From there, the casting process is undertaken by a foundry specialising in bronze sculpture, using the 'lost wax' technique for more detailed parts of the animal such as the tail.

"People sometimes wonder why sculptures are expensive to produce," said Mr Plazzotta with a wry smile. "There's quite a lot involved as you can see!"

And not made easier by some of the foundries, it seems. In a moment of rare pique, the sculptor lashed out at the inefficiency and expense of the foundries.

"See that casting over there?" he said, pointing to a vast 'Hand of Christ' with a nail embedded in it. "Three times I've sent that back for exactly the same mistake!"

They keep chipping off Christ's finger-nails.

Captions to original illustrations:

1. The basic outline of the foal emerges as studio assistants build a steel framework of armatures which will be strong enough to withstand the weight of the wet clay which will eventually form the basis of the casting.

2. Enzo Plazzotta

3. The very recognisable form of a foal begins to emerge modelled in clay, at the studio of Chelsea artist Enzo Plazzotta in Cathcart Road, West Brompton.
The life-size foal, specially commissioned by an American collector, began life a tangle of wire, tubes and armatures before Mr Plazzotta and his assistants covered the basic framework with clay. Eventually, the finished model will be cast in bronze from a plaster mould.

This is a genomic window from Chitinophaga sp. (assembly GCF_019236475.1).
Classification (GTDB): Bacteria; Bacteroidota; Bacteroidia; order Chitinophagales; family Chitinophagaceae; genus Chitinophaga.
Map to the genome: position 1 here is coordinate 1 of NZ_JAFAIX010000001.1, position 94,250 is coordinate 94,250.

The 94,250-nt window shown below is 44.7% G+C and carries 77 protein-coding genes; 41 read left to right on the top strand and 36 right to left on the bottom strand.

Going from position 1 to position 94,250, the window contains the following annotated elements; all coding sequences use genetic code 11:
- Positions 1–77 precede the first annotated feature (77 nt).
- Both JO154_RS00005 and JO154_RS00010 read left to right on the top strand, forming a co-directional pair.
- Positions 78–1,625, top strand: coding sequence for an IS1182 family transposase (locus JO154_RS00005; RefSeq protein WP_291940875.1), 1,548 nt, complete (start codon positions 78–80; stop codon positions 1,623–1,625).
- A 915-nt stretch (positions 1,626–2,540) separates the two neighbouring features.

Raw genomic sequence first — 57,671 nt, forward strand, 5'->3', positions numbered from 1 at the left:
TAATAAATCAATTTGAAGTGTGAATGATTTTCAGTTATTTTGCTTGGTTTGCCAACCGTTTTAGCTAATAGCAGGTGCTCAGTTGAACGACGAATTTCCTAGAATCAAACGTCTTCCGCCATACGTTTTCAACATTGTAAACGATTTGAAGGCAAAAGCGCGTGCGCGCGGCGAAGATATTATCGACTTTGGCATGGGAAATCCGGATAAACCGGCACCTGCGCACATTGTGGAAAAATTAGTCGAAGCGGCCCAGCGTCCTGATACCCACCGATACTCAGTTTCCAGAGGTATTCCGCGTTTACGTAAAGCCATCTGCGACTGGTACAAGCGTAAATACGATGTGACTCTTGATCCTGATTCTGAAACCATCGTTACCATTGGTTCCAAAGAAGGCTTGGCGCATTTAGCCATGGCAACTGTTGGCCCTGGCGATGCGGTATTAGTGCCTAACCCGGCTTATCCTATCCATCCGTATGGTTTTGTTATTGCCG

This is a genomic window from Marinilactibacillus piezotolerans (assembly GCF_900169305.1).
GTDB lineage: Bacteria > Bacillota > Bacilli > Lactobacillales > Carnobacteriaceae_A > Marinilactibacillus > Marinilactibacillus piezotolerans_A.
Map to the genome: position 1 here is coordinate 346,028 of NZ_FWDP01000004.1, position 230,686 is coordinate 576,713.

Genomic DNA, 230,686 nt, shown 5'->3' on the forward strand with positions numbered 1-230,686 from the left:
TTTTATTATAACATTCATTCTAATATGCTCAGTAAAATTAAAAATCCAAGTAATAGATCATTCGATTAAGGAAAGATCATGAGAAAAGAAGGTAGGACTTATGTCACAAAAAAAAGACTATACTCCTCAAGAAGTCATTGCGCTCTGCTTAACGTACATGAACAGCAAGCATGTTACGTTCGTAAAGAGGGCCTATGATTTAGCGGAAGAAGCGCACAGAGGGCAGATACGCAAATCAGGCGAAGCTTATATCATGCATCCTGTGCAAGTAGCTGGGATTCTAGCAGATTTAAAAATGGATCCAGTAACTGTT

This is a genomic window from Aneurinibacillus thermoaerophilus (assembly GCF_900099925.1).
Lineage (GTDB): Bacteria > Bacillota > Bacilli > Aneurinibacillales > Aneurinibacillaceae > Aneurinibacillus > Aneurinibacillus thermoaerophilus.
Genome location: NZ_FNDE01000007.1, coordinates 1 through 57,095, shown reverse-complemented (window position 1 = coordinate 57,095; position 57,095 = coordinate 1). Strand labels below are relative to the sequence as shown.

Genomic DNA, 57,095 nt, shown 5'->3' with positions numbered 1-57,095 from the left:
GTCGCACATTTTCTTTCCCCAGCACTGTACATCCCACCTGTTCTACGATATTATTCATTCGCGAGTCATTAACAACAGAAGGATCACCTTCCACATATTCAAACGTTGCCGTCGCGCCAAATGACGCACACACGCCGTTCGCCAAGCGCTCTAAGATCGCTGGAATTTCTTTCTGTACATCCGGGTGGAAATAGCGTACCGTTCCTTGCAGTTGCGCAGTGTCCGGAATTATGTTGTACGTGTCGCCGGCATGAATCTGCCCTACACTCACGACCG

But at this early stage there are already a lot of improvements and experiments to be made before he is satisfied with the result.
"One problem is that I am working from a much smaller bronze which I did some time ago and not all the techniques can be adapted to a larger-scale version," he said.
"For example, I'm still not certain how I'm going to work the tail and mane so that the hair looks realistic. Also, as you can see from the photograph, I'm going to have to do a lot more work on the line of the belly and the chest - the chest is really too prominent at the moment!"
And as he modelled and talked, news came over the radio of a man who had anaesthetised an elephant in Africa and quickly made a plaster cast of it before it came round. "It would be a lot less work to do it that way," Mr Plazzotta agreed with a grin, "but not really quite the same thing, is it!"

4. ... and modelling a model, Jane Hargrave, for a study which Enzo Plazzotta (right) was particularly pleased with. Here, it's the line of her mouth rather than anything else which is occupying his attention!

5. Enzo Plazzotta puts the finishing touches to the clay model of a foal at his Chelsea studio.

6. The clay model is cut up and a plaster cast of each section taken.

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© (1980) Christopher Long. Copyright, Syndication & All Rights Reserved Worldwide.
The text and graphical content of this and linked documents are the copyright of their author and or creator and site designer, Christopher Long, unless otherwise stated. No publication, reproduction or exploitation of this material may be made in any form prior to clear written agreement of terms with the author or his agents.

Christopher Long